abc

ABC Busted Providing Archive Footage to ‘Yes’ Campaign in Breach of Charter

11 September 2023

2.8 MINS

National broadcaster the ABC has once again put its finger on the scales of the Voice referendum to help the Yes campaign.

The taxpayer-funded ABC has been exposed for covertly supporting the Yes campaign, providing archival footage for a pro-Voice television commercial in blatant breach of its charter.

The national broadcaster gifted a lengthy 26 seconds of historic footage of the 1967 referendum and 5 seconds of audio to Uluru Dialogue, one of the main groups behind the upcoming referendum’s Yes campaign.

On Thursday, a spokesperson from the national broadcaster admitted to the “regrettable” decision, which “violated the public broadcaster’s archival footage policy”, as reported by the Daily Telegraph.

The ABC has provided no explanation for why the breach occurred.

The ABC’s charter requires it to be an “independent national broadcasting service”. According to its own website: “To preserve and protect the ABC’s independence and integrity, the ABC does not permit any of its content, logos, or intellectual property to be reproduced for political purposes.”

“Approval will not be granted for any use of ABC content or logos or any other intellectual property in political advertising or political messaging,” its website further clarifies.

The ABC’s misconduct was first uncovered by citizen journalist Rukshan Fernando, whose investigations ultimately forced the national broadcaster into confessing its transgression.

A Second Breach of ABC’s Charter

The act of misconduct is one of three embarrassing and ethically dubious decisions surrounding the ad, which had already generated controversy for its politicisation of the unofficial Aussie anthem, ‘You’re the Voice’ by John Farnham.

The second misdeed has been the ABC’s refusal to order Uluru Dialogue to take down the offending commercial, or edit out the contraband footage.

The national broadcaster states clearly on its website that anyone using ABC footage for political purposes “will be requested to immediately remove the ABC material, including from social networks or websites”.

At the time of writing, the Uluru Dialogue’s ad is still up on YouTube, Facebook, Instagram and X, the site formerly known as Twitter, where it has been viewed millions of times.

The advertisement will begin appearing on televisions across Australia from Sunday, without any apparent resistance from the ABC.

On the contrary, the ABC has been eager to promote the Yes campaign ad to which it improperly contributed. Still available at the ABC’s website is a lengthy and sympathetic article endorsing the commercial and a radio interview with its creators.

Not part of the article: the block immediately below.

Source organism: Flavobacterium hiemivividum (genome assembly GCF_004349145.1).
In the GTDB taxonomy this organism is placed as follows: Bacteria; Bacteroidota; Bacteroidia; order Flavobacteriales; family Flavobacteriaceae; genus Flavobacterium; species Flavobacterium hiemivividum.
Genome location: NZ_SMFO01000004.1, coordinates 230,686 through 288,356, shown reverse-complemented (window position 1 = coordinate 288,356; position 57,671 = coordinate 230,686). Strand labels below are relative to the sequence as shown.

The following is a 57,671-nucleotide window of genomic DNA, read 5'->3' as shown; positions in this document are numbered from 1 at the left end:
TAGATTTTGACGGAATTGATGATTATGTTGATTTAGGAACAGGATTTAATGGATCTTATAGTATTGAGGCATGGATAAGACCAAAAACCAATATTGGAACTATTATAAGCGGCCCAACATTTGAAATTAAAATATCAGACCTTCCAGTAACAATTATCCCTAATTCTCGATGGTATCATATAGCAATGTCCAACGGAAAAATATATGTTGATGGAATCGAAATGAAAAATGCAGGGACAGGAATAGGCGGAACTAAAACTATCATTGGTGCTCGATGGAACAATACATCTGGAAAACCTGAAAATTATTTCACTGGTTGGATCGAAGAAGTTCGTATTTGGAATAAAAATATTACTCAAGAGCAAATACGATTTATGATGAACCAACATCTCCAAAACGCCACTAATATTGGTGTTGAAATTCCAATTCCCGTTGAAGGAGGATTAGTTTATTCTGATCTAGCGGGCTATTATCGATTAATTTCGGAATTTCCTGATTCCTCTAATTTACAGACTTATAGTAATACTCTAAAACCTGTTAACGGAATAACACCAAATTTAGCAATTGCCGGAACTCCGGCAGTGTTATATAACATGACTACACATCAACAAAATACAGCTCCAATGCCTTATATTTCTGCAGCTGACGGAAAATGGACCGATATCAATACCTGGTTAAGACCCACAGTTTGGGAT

A Third Strike: Fraudulent Editing

The third misdeed was an apparent attempt by Uluru Dialogue’s contractor to cover up the covert transaction by fraudulently applying a non-ABC business logo to the footage.

The Daily Telegraph reports:

The Yes camp has also been caught out using the wrong logo on that same ABC footage in the commercial, by randomly inserting the logo of a private Melbourne company called Australian Television Archive on it…

But the owner of Australian Television Archive James Paterson has called out the wrong use of his logo at the start of the commercial, saying he “nothing to do with the campaign, the agency or have any connection whatsoever to the footage our logo was placed on”.

“In regard to the unauthorised use of our logo I am not taking this lightly,” he said.

He said his brand reflected his reputation, image and trust built up over decades, and he was speaking about it to the advertising agency The Monkeys, which produced the ad.

“I am highly aware of the potential damage the unauthorised usage may inflict in ways we cannot fully predict,” Mr Paterson said.

Paterson also took to X to clear his name:

Warren Mundine’s Reaction to the ABC

Indigenous advocate Warren Mundine AO, who is one of the faces of the No campaign, has blasted the taxpayer-funded network for its political bias. He called the ABC’s misconduct “a joke”, and told The Australian, “I just find it bizarre that [someone] in the ABC actually did it… there should be a very, very serious investigation into this.”

“The ABC is the national broadcaster and they should be bipartisan,” he added.

Mr Mundine also called on the ABC to demand Uluru Dialogue delete its laundered footage.

“They should [delete it] because they were not supposed to be given that stuff,” he said. “If the Yes campaign is going to be honest about it, then they’ve got to remove it and hand it back.”

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2 Comments

  1. Jim Twelves 11 September 2023 at 8:24 am - Reply

    Kurt, thank you so much for this. I did catch a glimpse of the archive footage. I am sorry, but I have had no faith in the ABC’s integrity for over seven years now. Canberra should be hauling them over the coals and cutting their funding, especially in these times of financial stress.

  2. Countess Antonia Maria Violetta Scrivanich 11 September 2023 at 4:27 pm - Reply

    I Why is no one in the ABC being prosecuted ? We no longer live in a democracy., more like Putin’s media .

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